arm-coff-gcc function prologue w/ unsigned short parameter
Wed May 10 13:38:00 GMT 2000
> By declaring x as "unsigned short", you are saying that only the bottom 16
> bits contain meaningful data; but you then try to use all 32 (assuming
> that the top 16 are zero).
Perhaps I was wrong, but I was under the impression that the ARM core
cannot deal with just 16 bits of a register unless loading or storing it
to memory. All ALU manipulations _must_ operate on all 32 bits. Is
this the case? If so, then would it not be a requirement to zero the
top 16 bits of a register containing an unsigned short value before
operating on it? And if not, then why does gcc religiously do so, even
under -O2 optimization (short of this one bug I'm investigating)?
> What you really need to write for swabw is
> static unsigned short
> swabw(unsigned short x)
> unsigned y = x;
> __asm__("orr %0, %0, %0, lsl #16 ; mov %0, %0, lsr #8" : "+r" (y) );
> return y & 0xffff;
> This will then ensure that the top bits of 'y' are all zero.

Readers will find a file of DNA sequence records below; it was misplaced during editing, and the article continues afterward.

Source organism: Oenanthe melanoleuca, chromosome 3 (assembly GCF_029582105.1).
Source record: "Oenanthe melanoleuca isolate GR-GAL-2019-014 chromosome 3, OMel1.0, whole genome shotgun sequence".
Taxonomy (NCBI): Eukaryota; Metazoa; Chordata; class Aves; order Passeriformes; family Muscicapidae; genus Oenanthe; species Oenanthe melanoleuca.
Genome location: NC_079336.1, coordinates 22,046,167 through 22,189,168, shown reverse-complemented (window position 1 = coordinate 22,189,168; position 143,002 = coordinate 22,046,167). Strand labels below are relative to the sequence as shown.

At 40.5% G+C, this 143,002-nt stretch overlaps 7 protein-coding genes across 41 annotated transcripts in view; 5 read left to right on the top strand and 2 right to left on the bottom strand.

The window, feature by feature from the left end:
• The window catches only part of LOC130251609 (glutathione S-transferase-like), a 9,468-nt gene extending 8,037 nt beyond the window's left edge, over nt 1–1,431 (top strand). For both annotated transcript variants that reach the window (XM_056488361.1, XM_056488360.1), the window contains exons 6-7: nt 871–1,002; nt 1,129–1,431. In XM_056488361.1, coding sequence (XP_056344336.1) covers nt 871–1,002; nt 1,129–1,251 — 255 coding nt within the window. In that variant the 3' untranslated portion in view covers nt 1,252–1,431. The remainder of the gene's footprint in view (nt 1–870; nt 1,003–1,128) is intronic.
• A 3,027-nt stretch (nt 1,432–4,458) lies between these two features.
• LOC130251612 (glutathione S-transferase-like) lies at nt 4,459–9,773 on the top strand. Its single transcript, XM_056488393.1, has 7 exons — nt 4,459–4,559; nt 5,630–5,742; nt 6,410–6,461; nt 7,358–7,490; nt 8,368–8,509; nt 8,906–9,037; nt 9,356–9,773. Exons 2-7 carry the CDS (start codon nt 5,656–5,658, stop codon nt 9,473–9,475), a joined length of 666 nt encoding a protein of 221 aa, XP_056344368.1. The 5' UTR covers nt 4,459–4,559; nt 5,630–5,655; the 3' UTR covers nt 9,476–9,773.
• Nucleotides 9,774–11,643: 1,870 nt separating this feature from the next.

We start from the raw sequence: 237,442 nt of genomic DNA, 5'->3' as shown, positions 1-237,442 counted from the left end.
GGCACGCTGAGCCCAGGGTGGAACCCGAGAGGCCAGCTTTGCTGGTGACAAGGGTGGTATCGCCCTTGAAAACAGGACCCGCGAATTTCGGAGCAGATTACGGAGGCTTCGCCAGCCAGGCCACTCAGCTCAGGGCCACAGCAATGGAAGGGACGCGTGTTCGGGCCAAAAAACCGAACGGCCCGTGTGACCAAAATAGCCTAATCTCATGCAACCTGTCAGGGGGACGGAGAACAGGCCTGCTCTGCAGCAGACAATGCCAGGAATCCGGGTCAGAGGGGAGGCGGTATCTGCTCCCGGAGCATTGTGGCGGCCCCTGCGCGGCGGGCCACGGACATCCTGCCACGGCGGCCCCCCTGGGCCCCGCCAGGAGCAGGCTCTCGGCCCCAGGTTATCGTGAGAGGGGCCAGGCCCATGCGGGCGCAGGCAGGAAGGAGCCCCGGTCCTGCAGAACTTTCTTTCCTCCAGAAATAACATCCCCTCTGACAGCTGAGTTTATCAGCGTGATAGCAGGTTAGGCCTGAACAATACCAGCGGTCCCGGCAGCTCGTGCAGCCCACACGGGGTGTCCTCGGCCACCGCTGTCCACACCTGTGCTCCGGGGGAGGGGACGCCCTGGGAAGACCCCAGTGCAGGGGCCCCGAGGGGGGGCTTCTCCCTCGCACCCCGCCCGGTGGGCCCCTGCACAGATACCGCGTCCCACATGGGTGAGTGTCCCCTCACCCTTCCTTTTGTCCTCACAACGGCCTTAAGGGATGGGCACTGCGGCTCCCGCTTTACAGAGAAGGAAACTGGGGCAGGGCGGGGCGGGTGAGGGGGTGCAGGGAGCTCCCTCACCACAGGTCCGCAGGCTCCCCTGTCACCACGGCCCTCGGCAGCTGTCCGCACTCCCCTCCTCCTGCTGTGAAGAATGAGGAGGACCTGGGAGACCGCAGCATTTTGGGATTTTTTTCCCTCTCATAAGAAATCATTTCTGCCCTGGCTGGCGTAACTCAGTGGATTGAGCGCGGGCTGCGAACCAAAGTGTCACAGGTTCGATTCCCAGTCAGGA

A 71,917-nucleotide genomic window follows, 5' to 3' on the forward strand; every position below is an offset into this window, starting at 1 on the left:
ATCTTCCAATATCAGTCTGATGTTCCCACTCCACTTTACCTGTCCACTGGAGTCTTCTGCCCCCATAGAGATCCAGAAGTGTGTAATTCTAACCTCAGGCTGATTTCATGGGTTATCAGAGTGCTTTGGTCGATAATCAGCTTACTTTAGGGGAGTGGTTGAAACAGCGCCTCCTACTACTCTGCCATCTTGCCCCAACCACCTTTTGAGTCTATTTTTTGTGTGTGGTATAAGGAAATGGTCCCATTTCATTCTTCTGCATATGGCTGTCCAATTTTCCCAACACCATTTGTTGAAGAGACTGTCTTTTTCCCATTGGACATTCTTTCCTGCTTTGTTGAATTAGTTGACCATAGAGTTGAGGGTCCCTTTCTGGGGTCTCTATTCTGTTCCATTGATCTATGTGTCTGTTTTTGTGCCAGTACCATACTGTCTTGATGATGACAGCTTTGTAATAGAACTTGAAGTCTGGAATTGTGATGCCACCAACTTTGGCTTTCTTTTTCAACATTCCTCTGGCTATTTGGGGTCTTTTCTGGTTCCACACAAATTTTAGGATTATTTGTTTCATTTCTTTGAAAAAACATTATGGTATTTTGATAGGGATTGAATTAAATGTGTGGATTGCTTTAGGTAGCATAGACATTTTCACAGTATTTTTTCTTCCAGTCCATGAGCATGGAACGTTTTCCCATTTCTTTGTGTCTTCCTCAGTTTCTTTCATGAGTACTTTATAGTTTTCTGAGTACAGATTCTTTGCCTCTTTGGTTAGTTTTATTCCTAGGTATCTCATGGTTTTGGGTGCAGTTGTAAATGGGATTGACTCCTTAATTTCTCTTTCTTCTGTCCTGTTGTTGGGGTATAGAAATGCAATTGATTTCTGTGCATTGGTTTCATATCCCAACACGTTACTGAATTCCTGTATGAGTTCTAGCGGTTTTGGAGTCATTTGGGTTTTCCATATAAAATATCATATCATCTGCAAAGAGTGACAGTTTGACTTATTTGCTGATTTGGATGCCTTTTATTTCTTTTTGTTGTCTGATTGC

Thanks for the tip, Richard. I think I'll put this in our official
version of swabw, as under -O2, it doesn't generate any extra instructions.
In fact, it comes out exactly the same as my version, except that the
erroneous asr #16 modifier is replaced with the correct lsr #16.
However, as I said before, I see this happening in other places that
do not have any inline assembly. I just haven't been able to come up
with a very short example, suitable for posting here, that exhibits the
bug using pure ANSI C. So though your fix addresses this one instance
nicely, the problem, in general, remains.
To elaborate on my assumption/question above, how, in theory, should gcc
be dealing with 16-bit values on the arm, which natively wants only to
deal with 32-bit values?
Carl Miller Firmware Engineer
firstname.lastname@example.org Gordian, Inc.
(714) 850-0205 http://www.gordian.com
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